Sunday, February 26, 2012

High Oil Prices, Iran and the Global Economy

As Middle East tensions continue to increase, the United Nation’s International Atomic Energy Agency reported last week that Iran is ramping up its production of high-grade uranium.  As a result, oil prices continue to rise -  a barrel of Brent crude oil traded up to $125 in Europe (+17% YTD), while WTI oil in the U.S. traded at $109 a barrel (+11% YTD) on Friday (see long-term price trend chart on page 3). Other contributing factors include: 1) oil supply disruptions in Sudan, Syria and Yemen, 2) increased oil demand as the global economy expands, 3) a possible increased gasoline demand during the summer driving season and 4) speculative commodity trading activity.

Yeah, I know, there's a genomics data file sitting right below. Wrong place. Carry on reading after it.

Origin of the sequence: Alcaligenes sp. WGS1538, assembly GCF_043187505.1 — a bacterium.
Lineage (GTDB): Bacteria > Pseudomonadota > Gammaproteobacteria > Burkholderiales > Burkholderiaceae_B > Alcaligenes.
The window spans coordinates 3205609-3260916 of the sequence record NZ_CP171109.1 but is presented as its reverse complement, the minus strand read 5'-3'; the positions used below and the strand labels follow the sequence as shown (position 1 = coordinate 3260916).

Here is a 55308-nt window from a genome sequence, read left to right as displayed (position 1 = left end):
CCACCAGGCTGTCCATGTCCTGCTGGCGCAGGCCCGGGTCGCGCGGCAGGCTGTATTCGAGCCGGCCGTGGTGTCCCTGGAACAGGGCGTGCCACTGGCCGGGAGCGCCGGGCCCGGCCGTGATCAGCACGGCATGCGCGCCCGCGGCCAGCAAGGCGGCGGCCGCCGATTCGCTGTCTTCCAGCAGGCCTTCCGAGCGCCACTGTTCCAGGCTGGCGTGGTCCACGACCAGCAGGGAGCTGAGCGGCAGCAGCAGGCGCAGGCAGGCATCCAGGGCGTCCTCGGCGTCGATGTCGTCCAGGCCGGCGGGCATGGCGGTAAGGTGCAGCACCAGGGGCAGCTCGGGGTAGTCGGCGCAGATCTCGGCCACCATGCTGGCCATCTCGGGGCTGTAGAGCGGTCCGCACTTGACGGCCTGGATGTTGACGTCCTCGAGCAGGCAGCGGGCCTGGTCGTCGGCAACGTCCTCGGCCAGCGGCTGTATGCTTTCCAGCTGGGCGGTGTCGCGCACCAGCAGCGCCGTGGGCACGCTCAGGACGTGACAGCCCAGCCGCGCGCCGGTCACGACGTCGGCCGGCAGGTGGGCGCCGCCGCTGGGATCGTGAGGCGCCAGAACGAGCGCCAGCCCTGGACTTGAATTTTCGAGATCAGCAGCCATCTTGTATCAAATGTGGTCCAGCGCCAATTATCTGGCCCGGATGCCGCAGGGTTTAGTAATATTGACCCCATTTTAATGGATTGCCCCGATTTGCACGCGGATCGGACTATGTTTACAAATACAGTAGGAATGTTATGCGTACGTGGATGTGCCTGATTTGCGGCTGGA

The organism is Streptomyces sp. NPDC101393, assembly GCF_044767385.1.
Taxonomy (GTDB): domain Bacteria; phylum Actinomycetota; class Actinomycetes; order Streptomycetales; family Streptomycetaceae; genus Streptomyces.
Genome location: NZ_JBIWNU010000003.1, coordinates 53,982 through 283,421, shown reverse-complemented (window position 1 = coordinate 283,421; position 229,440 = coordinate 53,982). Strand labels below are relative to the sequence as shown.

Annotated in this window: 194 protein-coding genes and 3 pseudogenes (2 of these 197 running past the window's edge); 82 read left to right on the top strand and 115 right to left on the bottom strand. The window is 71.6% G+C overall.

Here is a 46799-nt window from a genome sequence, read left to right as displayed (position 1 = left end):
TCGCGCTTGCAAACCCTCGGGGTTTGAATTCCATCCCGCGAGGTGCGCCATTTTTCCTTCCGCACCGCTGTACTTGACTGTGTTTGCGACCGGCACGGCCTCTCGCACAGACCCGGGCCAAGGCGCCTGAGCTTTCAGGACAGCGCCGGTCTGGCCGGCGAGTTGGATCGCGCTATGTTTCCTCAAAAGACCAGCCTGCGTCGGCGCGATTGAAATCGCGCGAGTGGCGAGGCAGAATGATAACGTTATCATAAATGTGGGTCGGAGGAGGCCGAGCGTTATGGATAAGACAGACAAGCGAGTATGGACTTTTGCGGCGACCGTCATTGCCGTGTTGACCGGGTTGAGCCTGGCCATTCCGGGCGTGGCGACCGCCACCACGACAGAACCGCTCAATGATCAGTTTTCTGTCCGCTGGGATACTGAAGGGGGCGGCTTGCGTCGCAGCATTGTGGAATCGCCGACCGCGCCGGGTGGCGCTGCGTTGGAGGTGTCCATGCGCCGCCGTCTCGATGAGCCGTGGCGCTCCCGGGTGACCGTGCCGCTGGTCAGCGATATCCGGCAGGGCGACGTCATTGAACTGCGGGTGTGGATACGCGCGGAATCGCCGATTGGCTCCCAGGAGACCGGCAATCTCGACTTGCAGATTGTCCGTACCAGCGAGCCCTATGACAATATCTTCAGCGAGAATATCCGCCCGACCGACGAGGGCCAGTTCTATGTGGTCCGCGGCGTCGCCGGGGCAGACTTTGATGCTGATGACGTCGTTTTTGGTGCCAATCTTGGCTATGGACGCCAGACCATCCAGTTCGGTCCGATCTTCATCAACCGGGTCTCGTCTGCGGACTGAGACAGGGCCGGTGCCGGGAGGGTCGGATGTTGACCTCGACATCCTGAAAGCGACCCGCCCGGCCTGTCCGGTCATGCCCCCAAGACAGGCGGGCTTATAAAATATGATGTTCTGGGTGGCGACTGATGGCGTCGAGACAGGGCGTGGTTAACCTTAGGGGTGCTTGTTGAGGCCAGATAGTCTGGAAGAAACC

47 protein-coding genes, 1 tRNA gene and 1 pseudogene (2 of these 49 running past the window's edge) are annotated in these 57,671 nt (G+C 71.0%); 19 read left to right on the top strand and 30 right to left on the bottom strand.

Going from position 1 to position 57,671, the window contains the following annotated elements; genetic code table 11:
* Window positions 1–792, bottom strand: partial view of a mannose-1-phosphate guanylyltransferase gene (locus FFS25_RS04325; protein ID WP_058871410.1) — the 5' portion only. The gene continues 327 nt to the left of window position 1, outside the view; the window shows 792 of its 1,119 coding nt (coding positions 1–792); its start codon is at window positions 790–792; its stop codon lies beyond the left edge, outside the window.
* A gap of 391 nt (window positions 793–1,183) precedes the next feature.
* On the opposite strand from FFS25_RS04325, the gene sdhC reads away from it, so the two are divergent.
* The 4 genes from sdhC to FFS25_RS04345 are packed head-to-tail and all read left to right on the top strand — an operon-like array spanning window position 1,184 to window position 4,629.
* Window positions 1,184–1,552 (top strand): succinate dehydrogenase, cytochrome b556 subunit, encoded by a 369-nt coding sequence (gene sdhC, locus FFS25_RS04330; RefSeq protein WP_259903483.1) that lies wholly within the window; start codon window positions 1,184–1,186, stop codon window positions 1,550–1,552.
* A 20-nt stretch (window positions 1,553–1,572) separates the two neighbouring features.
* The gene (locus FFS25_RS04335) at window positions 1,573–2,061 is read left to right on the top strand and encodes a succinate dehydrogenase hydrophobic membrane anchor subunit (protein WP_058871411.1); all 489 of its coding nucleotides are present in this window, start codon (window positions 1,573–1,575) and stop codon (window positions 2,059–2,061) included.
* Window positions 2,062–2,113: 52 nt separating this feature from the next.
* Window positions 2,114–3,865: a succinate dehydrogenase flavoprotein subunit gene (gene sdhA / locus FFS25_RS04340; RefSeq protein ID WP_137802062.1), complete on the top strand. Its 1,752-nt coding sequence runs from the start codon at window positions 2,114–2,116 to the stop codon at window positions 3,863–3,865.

Given oil’s pervasive use across the global economy, persistently high prices may broadly increase product input costs (affecting corporate profits) and dampen consumer spending (wage growth still remains stagnant) – factors that could stress the fragile economic recovery.  Investors have focused on the benefits of reflation (central bankers printing money) which has driven many asset prices higher.  A period of elevated oil prices could move the discussion toward the potential for inflation (short term) and deflation (longer term).

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